Generally, each panel is made up of a variable number of cells (from 30 to 100 approximately), with a total maximum power of 200-300 watts. Therefore, 10-15 panels will be enough to provide a total maximum power of about 3 kW, suitable for an average Italian family.

The dimensions of the photovoltaic panels vary according to the models, brands and technology. The most common crystalline silicon photovoltaic modules range in size from 0.5 m² to 1.5 m², resulting in a 3 kW PV array with approximately 15-20 m2.

Its dark color is due to the presence of  silicon  : a  semiconductor   necessary to produce electricity and the one most used in these plants. To cover and protect it, there is an additional glass sheet, which allows the sun’s rays to filter through and be absorbed by the panels.

 

What is the photovoltaic effect?

When a photon hits the surface of the photovoltaic cell, its energy excites the electrons present in the silicon cell, which begin to flow in the circuit, producing electrical current and giving life to the so-called “photovoltaic effect”.

The cells, connected in series, therefore produce a direct current with a voltage of approximately 0.5 volts between the upper and lower plate of the panel.

At this point, a second component of the system enters the scene: the  converter   or  inverter, a  device  necessary to transform  this direct current into alternating current,  usable by the distribution network and by household appliances.

The   photovoltaic systems may also provide the  storage batteries,  in which it  stores  the energy produced during the irradiation phase but not used, to be utilized during periods when the plant is idle due to lack of sunlight.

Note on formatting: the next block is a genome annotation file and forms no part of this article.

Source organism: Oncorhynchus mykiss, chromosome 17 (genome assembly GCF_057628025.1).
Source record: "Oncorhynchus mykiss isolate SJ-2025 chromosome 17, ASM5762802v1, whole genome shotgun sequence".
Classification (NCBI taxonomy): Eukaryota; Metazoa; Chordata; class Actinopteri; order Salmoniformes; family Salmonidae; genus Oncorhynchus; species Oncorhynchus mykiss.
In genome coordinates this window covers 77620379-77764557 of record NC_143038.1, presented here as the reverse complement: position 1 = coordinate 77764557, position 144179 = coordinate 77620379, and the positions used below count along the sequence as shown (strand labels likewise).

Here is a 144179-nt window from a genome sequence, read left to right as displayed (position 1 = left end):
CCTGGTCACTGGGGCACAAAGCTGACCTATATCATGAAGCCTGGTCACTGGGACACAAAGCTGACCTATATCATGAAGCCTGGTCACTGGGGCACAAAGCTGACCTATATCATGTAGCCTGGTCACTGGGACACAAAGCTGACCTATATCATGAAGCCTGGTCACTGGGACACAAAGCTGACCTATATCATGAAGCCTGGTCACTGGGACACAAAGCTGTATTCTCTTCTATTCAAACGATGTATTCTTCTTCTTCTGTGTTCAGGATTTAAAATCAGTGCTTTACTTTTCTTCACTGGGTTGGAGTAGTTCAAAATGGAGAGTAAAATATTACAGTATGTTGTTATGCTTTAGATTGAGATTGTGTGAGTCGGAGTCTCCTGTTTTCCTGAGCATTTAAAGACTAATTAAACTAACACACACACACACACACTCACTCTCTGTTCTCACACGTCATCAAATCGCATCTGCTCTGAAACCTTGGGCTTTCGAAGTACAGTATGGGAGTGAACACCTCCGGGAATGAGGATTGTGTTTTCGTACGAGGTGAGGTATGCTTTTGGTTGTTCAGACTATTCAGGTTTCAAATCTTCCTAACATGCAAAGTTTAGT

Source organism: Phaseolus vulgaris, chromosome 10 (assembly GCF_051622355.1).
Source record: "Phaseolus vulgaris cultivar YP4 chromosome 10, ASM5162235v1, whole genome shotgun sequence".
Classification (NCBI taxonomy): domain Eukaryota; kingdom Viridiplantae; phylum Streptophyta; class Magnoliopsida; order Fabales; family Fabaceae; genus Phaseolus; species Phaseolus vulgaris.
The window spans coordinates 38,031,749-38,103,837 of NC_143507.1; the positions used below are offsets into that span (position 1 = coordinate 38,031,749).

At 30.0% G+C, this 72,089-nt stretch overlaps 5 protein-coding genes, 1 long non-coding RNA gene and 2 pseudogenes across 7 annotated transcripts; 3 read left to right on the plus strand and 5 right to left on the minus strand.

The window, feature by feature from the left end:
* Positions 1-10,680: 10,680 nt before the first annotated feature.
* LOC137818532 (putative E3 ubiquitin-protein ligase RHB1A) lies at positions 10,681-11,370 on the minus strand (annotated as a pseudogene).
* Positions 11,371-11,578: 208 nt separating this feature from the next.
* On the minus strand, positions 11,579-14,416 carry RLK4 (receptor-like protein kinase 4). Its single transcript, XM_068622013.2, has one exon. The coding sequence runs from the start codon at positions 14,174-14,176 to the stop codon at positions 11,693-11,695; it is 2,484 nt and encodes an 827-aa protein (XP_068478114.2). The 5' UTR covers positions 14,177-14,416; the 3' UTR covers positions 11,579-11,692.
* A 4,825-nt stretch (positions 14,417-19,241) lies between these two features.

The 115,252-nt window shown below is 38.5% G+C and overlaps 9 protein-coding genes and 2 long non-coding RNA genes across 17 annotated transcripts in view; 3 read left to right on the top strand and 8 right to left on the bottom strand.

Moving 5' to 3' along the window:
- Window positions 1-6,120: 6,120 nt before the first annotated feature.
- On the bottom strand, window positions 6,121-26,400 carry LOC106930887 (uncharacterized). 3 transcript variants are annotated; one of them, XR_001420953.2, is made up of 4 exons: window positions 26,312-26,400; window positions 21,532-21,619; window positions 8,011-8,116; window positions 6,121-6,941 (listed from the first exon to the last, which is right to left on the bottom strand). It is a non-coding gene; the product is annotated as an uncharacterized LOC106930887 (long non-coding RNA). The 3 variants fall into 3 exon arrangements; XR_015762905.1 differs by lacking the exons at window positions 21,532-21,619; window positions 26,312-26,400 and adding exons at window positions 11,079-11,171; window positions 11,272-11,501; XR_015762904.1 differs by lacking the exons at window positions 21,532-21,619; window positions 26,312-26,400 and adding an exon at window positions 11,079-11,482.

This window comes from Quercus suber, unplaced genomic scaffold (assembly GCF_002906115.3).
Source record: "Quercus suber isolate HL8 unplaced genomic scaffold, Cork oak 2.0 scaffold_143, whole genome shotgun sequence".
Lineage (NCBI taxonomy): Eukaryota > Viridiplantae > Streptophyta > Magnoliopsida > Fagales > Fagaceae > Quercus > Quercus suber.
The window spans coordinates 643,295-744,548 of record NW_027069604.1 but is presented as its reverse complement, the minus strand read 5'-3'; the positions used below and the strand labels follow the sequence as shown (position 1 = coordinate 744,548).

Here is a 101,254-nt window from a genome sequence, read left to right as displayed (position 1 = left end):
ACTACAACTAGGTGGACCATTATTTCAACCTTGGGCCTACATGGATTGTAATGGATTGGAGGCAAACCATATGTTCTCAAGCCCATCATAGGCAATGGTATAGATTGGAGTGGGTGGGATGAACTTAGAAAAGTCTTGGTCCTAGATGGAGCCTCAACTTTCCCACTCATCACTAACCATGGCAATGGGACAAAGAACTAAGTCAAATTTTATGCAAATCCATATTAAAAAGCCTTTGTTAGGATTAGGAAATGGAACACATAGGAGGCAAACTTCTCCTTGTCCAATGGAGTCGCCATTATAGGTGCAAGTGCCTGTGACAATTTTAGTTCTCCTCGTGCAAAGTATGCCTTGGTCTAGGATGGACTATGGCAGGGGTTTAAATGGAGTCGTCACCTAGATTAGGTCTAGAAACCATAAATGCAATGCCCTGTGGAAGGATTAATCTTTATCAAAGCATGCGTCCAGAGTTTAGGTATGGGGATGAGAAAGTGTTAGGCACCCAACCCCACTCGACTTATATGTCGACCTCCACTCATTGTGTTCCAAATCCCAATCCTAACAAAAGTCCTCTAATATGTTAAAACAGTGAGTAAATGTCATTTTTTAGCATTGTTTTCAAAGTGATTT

Finally, to monitor production it is essential that the plant is connected to an  electronic control system that is  in turn connected to the Internet. This will also make it easier to identify any malfunctions.

 

How to place and size photovoltaic panels

One of the first steps to take when deciding to install a photovoltaic plant on your roof is to size the system, starting from the electricity bill, that is, your actual consumption. The calculation can be carried out by technicians, depending on our daily needs and average monthly consumption, in order to optimally compensate our consumption.

The next step will be to correctly position the panels, orienting them so that they receive as much sun as possible. Generally, the best position is on the south side of the roof, where the exposure is longest, while the ideal slope is around 30 ° -35 ° in Italy.

However, even under the best conditions, the panels will be able to convert only part of the solar energy into electricity, depending on the type of silicon used. This figure is called the conversion efficiency and is around 20-22% at best.

The room for improvement therefore remains wide and research in the renewable energy sector is a determined way to go. Discoveries and advances made in the field of  organic  or  transparent photovoltaics  are just one example.